The following article is an excerpt from Start, Stop, or Grow? A Data-Informed Approach to Academic Program Evaluation and Management.
In its basic form, curricular efficiency measures, manages, and improves the units of education that can be delivered for a given amount of instructional cost and quality. The metric we recommend, as a start, is cost per student credit hour (SCH). Subsequent posts will introduce metrics that balance cost and quality of instruction.
Calculating Instructional Cost
The math for calculating instructional cost per SCH is simple: instructional cost divided by SCH taught. This metric enables reasonably accurate comparisons across institutions, departments, programs, course levels, and courses. Let’s start at the bottom of this stack, with instructional cost per SCH.
Instructional cost is faculty wages and benefits, net of wages and benefits for non-teaching time, plus any consumables (e.g., lab supplies) used in the course. In this context, “cost” refers to what the institution pays to deliver a course, not what a student pays to take the course. Policy decisions heavily influence total instructional cost, the numerator of cost per student credit hour. These decisions also influence the denominator, setting guidelines for course credit hours and students per course.
Faculty Wage Levels
Wage levels are set in periodic policy decisions and are difficult to change in the short term. Wages for unionized faculty may be set for years under a collective bargaining agreement. While they are subject to great debate, changes in wages and benefits are often small from year to year; in theory, rising labor costs could be offset by improving efficiency.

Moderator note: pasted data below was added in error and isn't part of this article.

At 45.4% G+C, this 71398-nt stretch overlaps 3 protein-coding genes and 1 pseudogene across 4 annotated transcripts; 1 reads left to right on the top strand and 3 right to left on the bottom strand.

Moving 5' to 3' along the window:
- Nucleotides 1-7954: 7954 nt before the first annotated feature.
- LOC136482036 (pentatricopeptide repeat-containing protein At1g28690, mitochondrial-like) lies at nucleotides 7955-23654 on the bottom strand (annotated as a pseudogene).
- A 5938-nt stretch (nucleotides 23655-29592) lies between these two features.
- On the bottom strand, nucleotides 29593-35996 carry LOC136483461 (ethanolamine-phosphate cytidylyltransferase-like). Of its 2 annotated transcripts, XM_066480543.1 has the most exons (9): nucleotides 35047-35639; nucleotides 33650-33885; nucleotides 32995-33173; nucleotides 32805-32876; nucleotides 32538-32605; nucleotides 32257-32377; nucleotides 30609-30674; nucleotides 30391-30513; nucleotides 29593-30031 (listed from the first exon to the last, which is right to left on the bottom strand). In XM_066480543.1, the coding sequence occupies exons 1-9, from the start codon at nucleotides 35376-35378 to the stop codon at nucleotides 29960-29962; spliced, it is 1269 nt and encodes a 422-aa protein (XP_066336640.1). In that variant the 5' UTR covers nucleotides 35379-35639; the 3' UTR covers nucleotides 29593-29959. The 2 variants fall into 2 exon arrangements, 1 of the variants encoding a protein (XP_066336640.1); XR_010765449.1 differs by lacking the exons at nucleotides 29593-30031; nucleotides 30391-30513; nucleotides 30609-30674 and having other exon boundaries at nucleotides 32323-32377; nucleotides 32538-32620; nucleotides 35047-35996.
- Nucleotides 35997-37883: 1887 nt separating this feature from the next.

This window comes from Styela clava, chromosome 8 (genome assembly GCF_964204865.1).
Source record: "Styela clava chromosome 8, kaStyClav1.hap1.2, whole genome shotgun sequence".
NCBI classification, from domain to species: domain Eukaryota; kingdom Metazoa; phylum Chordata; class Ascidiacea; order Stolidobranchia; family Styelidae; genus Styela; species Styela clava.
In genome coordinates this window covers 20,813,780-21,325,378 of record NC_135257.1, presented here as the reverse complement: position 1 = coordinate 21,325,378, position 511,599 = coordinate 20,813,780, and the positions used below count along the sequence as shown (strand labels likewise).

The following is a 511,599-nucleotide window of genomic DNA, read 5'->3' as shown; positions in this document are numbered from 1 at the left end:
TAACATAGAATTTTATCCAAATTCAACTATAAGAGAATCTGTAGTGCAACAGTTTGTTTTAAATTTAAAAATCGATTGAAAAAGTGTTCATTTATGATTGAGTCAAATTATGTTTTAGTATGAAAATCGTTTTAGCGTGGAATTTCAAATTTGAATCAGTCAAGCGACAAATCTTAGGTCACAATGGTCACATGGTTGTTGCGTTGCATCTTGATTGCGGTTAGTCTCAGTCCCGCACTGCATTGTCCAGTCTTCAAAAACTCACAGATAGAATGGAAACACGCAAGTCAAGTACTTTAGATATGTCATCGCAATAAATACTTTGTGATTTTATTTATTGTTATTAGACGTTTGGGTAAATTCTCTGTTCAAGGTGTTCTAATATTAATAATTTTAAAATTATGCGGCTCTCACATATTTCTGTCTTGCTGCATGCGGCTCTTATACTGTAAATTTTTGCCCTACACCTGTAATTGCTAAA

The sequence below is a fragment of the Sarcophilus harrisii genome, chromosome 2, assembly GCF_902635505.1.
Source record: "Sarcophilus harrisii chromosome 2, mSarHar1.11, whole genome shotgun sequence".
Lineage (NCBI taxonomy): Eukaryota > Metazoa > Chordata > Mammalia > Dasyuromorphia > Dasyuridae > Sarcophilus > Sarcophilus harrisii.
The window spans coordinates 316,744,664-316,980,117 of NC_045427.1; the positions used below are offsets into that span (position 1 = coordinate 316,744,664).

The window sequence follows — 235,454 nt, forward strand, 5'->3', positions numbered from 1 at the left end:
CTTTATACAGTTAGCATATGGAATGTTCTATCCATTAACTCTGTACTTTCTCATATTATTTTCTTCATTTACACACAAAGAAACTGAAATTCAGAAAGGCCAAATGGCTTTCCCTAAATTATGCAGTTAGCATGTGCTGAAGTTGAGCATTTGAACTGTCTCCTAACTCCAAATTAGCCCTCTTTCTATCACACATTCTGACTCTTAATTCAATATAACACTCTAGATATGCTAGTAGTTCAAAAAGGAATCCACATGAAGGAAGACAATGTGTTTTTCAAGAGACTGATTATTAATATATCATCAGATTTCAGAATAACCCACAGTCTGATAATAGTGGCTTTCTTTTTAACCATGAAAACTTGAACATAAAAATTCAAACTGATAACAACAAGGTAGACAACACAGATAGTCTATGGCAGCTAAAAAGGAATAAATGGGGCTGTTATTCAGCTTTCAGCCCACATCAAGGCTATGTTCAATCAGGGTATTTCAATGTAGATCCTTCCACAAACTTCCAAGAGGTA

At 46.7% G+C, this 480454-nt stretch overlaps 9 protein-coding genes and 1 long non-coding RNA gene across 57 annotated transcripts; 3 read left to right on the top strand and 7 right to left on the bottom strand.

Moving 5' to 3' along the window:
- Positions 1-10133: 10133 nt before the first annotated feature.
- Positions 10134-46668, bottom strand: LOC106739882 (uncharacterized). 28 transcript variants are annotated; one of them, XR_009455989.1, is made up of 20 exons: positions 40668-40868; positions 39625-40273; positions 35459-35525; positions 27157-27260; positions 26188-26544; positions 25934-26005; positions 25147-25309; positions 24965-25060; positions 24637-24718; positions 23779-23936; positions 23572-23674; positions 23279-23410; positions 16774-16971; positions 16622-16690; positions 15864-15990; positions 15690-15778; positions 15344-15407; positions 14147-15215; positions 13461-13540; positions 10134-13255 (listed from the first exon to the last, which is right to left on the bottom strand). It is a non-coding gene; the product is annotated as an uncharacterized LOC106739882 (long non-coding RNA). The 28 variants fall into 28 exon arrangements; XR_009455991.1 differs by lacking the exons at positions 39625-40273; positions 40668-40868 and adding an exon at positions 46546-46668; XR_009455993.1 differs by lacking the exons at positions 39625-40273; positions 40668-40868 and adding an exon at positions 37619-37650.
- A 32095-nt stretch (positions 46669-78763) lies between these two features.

Required Course Credit Hours
Policies also determine the number of course credit hours a faculty member should teach. The expectation varies widely, from zero for a prestigious researcher who wins substantial grants, to eight courses and twenty-four course credit hours per year for a typical community college professor.
Rounding Credit Hours
“Rounding:” Institutions may have policies on how to manage faculty loads when they do not divide evenly by standard course credit hours. A faculty member at one institution may be able to “round up” eleven course credit hours and declare that they have met their twelve-credit-hour target in a given semester. At another, they may be required to round down, and teach an entire additional three-credit course (for a total of fourteen course credit hours) to satisfy a twelve- credit-hour requirement.
Minimum Class Size
Minimum Students per Class: Many institutions have policies on the minimum number of students that must be in a class or section. Institutions may have the data and willpower to enforce these rules; or they may not have policies, timely reports to identify small courses before the add/drop date, or they may simply be unwilling to take on faculty and close small classes. Loose management of class size comes at a substantial cost.
As illustrated here, hundreds of courses may run with under five students, driving up cost per SCH. I am frequently surprised at the number of courses with just one student. However, most are independent studies, and faculty often receive little or no pay for overseeing this work. Excluding courses with one student, in the example above, over one hundred tiny courses remain; the cost to deliver these courses often exceeds $1,000 per SCH.
This is the first of four blog posts in my Curricular Efficiency series. In future blogs, I will be covering the following topics:
- The actions you can take to better manage your courses
- Additional tactical decisions that can improve CE
- The impact that CE can have on a typical campus.
Start, Stop, or Grow? A Data-Informed Approach to Academic Program Evaluation and Management can be purchased through Amazon.